ShadowBrokers finally made good on their promise to release the decryption key to unlock the stolen ‘auction’ file purportedly filled with NSA hacking tools.
Over the weekend, the hacking group ShadowBrokers released the decryption key for the ‘auction’ file that was included in the dump of information from last summer that the group claimed they acquired from Equation Group – reportedly a well-known hacking team responsible for highly sophisticated malware campaigns such as Flame and Stuxnet and possibly associated with certain 3-letter government agencies.
While the group’s get-rich-quick plan to sell the auction file for the astronomical asking price of 1M bitcoins (roughly $1,186,510,000.00 US Dollar as of today) may have ended with spectacular failure, the team has made good on their promise to ultimately release the stolen information should the requested payoff not be received. It’s difficult, if not impossible for us to verify the claims from the hackers or to place attribution to the appropriate group, but there are interesting bits of information contained within the archive and we will document some of the early discoveries here.
The release of the key came in a highly politicized tirade directed to President Donald Trump touching on everything from Obamacare and Goldman Sachs, to Syria, Steven Bannon, and John McCain. The epic rant discusses the Alien and Sedition Act of 1798, Social Collectivism, White Privilege, Russia, and even Magog (I had to look it up too. It seems most applicable to the Islam interpretation of the word. Courtesy of Wikipedia). For the inference of being American citizens and in the eyes of any High School English teacher, it’s a cringe-worthy read filled with grammatical, spelling, and punctuation errors (although, good use of the Oxford comma), and seems to use a variety of written dialects and cultural references throughout. All of which appear to be deliberate false-flags to help conceal the identity of the person/group associated with the original attack.
There are a number of tools in the dump with notes and code that indicate possible exploits against various software and products. A majority of the files seem to target Linux and Solaris-based servers. Though many of the exploits are dated from many years ago, some as far back as 2003, it’s possible they are still usable on legacy systems. While we can’t confirm the authenticity of the following exploits, we will provide a small snippet from the collection below.
ElatedMonkey is a local privilege escalation exploit against the cPanel Remote Management Web interface current through at least version 24:
ElginGamble is a ‘public’ vulnerability affecting Linux 2.6.13 – 220.127.116.11 to create a cron script capable of spawning a root shell:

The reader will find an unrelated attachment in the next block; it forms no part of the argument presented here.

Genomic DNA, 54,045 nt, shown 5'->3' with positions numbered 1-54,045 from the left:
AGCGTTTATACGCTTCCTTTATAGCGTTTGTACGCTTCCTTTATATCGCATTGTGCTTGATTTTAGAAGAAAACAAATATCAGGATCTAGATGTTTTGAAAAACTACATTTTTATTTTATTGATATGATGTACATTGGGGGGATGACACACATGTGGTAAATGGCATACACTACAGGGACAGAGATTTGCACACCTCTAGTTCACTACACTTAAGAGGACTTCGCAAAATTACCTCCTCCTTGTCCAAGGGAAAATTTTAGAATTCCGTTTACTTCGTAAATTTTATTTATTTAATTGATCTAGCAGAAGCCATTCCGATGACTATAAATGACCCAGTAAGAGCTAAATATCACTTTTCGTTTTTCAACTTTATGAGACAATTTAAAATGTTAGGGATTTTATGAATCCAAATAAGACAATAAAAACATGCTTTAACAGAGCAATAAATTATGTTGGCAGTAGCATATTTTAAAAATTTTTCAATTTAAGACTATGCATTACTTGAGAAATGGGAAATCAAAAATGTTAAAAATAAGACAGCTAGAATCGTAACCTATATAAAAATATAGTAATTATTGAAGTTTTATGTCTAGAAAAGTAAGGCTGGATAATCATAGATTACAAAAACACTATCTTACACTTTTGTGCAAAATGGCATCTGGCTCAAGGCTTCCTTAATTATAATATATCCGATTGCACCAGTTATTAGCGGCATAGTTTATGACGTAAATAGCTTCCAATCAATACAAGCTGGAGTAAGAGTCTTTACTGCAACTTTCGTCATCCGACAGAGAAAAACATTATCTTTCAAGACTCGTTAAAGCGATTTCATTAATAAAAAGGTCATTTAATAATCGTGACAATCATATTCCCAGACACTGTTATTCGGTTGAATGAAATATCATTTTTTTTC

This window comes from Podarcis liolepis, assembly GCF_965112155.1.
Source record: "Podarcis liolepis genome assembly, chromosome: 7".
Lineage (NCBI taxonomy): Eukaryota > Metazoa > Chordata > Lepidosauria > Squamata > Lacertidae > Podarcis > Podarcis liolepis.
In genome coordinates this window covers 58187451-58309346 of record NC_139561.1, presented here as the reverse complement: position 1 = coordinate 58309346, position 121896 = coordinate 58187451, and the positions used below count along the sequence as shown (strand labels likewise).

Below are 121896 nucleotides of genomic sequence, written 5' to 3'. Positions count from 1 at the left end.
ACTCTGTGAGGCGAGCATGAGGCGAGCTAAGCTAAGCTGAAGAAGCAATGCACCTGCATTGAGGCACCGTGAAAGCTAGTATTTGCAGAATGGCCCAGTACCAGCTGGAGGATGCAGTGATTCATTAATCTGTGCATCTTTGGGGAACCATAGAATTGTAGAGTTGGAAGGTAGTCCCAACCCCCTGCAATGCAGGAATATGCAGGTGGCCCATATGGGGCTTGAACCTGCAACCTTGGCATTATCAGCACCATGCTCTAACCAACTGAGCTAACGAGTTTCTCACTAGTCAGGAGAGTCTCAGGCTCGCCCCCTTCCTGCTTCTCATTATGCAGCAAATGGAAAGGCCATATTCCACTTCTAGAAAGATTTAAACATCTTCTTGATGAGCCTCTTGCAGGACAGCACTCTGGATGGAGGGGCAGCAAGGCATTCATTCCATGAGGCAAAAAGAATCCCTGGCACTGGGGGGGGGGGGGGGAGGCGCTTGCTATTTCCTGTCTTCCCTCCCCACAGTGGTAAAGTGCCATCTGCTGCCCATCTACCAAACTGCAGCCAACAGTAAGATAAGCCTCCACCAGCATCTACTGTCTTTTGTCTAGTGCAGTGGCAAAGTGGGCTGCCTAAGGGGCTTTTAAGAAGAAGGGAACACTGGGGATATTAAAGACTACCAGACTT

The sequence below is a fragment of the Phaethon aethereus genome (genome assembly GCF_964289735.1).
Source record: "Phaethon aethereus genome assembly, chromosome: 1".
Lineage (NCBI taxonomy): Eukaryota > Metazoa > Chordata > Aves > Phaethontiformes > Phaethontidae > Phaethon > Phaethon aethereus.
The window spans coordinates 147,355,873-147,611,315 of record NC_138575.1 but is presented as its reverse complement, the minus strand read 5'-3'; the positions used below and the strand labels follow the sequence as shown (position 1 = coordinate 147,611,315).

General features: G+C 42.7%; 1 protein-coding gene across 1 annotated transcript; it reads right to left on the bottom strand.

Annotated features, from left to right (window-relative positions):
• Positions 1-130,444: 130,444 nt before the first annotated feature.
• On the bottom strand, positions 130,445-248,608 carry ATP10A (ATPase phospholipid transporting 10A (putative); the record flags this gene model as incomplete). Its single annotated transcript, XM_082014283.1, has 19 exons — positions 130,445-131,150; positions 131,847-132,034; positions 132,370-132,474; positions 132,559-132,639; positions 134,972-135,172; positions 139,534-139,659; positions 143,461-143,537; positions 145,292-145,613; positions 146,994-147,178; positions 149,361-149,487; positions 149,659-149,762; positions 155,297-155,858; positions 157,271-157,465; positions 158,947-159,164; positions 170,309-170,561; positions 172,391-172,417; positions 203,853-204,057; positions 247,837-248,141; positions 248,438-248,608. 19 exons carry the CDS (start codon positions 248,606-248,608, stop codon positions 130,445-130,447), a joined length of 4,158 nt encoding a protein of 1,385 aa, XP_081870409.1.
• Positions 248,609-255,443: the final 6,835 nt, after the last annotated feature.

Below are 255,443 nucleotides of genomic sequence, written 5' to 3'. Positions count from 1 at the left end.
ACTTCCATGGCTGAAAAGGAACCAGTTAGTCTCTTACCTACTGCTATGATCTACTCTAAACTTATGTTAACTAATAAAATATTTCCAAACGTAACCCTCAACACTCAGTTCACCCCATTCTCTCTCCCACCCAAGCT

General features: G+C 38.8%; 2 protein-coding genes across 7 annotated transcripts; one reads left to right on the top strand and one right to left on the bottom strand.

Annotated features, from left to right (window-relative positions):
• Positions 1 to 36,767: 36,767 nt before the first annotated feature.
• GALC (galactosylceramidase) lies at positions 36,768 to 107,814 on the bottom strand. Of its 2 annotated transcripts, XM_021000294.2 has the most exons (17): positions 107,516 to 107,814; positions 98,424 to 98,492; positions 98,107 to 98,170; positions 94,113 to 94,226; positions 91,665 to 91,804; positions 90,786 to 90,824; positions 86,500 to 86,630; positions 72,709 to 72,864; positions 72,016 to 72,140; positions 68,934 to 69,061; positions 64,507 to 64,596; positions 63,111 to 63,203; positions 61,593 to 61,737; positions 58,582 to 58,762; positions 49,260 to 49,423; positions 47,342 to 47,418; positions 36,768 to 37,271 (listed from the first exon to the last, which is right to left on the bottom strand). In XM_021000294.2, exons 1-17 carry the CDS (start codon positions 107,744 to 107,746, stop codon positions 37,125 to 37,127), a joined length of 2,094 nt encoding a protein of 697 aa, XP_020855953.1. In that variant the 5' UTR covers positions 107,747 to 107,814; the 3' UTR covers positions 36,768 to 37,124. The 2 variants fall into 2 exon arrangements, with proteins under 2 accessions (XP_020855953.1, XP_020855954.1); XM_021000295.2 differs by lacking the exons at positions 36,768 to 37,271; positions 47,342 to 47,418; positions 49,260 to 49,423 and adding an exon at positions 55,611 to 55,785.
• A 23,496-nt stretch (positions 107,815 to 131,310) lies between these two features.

PTrace/ForkPTY is a kernel exploit affecting Linux 2.2 – 2.4:
EngageNaughty is an Apache and SSL exploit:
EasyStreet appears to be some sort of UDP exploit utilizing sendmail:
EBBSHAVE is a vulnerability affecting Solaris RPC services version 2.10:
EXCELBERWICK is a remote exploit against xmlrpc.php on Unix based systems:
Aside from the partial selection of exploits posted above, the dump also contains a number of tools, utilities, and scripts to deploy once successful exploitation of the system occurs.
Strifeworld is a TCP session recorder that dates from 2001:
EndlessDonut helps deploy monitoring agents and to maintain a clean record:
Ys.auto is an encompassing script that assists with the deployment of various RATs and system monitors. It’s a curious footnote that the Ford Motor Company IP address appears within a number of files under the ‘example’ section:
ELECTRICSLIDE.pl is a PERL script, that as pointed out by x0rz, impersonates a Chinese browser with a fake accept-language:
A number of documents reference the deployment of RATs (Remote Access Trojans) to compromised machines. The vast majority of these files appear to target various Solaris, Linux, and FreeBSD clients – just based off their naming conventions. Additional analysis of these files will surely be published in coming days:
There also appears to be a number of tools, documents, or scripts that reference cell phone information.
Cdrprint.pl is a script that takes CDR records and makes them pretty. CDR records are data records that are created when call information or other telecommunications transactions (text messages) passes through a processing facility or device. These are accompanied by ‘definition’ files, which to the best of my understanding, helps parse the collected data for specific phones:
Within the targets.py file, there are strings and IP addresses relating to the Russian division of Sprint Telecom:
The information contained in this dump is extensive and it will take security researchers some time to digest. While many of the exploits appear to be public and quite old, it’s not out of the realm of possibility these vulnerabilities aren’t still useful on legacy systems.
But after spending ample time on a weekend pouring over the data, I fail to find the value in ShadowBrokers initial asking price of 1M bitcoins for an archive filled with publicly known (and probably patched) vulnerabilities dating as far back as 2003. Nothing appears to be more recent than 2013, so the information is likely obsolete and possibly not even used. This appears to be either a massive failure on the part of ShadowBrokers or a giant prank done for the lulz as there is no way they could have possibly thought this sort of information was worth anywhere near what was being asked.
Regardless, another public disclosure of valuable information reminds us once again the value in OPSEC and secure data retention.
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